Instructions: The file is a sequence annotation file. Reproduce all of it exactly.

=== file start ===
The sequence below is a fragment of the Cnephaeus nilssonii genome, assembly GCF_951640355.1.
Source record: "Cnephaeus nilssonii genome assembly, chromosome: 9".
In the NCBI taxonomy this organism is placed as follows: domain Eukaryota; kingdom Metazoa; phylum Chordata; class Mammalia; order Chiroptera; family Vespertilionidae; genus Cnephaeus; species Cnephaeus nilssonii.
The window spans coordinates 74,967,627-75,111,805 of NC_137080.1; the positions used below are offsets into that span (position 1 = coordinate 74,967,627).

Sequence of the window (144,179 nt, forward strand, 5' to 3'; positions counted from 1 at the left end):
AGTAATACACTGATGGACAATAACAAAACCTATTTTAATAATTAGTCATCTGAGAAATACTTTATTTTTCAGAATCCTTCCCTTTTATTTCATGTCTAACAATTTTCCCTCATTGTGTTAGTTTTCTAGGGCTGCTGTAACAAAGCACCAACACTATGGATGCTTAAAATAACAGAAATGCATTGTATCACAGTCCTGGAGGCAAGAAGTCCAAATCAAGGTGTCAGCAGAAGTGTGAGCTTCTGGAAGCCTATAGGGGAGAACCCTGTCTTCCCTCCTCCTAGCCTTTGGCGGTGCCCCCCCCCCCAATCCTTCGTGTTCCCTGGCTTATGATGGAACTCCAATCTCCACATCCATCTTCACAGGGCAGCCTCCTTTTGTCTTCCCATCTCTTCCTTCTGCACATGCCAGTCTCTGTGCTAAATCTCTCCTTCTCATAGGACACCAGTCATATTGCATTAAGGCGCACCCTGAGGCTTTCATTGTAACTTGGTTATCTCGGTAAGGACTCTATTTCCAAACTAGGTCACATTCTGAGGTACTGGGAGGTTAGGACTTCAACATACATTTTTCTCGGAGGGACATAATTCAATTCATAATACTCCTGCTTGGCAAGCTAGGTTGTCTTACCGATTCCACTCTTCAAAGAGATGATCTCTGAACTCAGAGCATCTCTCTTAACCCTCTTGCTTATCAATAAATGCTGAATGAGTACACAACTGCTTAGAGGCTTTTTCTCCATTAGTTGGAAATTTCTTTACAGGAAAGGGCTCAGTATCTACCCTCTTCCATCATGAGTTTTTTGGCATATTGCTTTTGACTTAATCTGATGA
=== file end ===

The sequence below is a fragment of the Cnephaeus nilssonii genome, assembly GCF_951640355.1.
Source record: "Cnephaeus nilssonii genome assembly, chromosome: 9".
In the NCBI taxonomy this organism is placed as follows: domain Eukaryota; kingdom Metazoa; phylum Chordata; class Mammalia; order Chiroptera; family Vespertilionidae; genus Cnephaeus; species Cnephaeus nilssonii.
The window spans coordinates 74,967,627-75,111,805 of NC_137080.1; the positions used below are offsets into that span (position 1 = coordinate 74,967,627).

Sequence of the window (144,179 nt, forward strand, 5' to 3'; positions counted from 1 at the left end):
AGTAATACACTGATGGACAATAACAAAACCTATTTTAATAATTAGTCATCTGAGAAATACTTTATTTTTCAGAATCCTTCCCTTTTATTTCATGTCTAACAATTTTCCCTCATTGTGTTAGTTTTCTAGGGCTGCTGTAACAAAGCACCAACACTATGGATGCTTAAAATAACAGAAATGCATTGTATCACAGTCCTGGAGGCAAGAAGTCCAAATCAAGGTGTCAGCAGAAGTGTGAGCTTCTGGAAGCCTATAGGGGAGAACCCTGTCTTCCCTCCTCCTAGCCTTTGGCGGTGCCCCCCCCCCCAATCCTTCGTGTTCCCTGGCTTATGATGGAACTCCAATCTCCACATCCATCTTCACAGGGCAGCCTCCTTTTGTCTTCCCATCTCTTCCTTCTGCACATGCCAGTCTCTGTGCTAAATCTCTCCTTCTCATAGGACACCAGTCATATTGCATTAAGGCGCACCCTGAGGCTTTCATTGTAACTTGGTTATCTCGGTAAGGACTCTATTTCCAAACTAGGTCACATTCTGAGGTACTGGGAGGTTAGGACTTCAACATACATTTTTCTCGGAGGGACATAATTCAATTCATAATACTCCTGCTTGGCAAGCTAGGTTGTCTTACCGATTCCACTCTTCAAAGAGATGATCTCTGAACTCAGAGCATCTCTCTTAACCCTCTTGCTTATCAATAAATGCTGAATGAGTACACAACTGCTTAGAGGCTTTTTCTCCATTAGTTGGAAATTTCTTTACAGGAAAGGGCTCAGTATCTACCCTCTTCCATCATGAGTTTTTTGGCATATTGCTTTTGACTTAATCTGATGA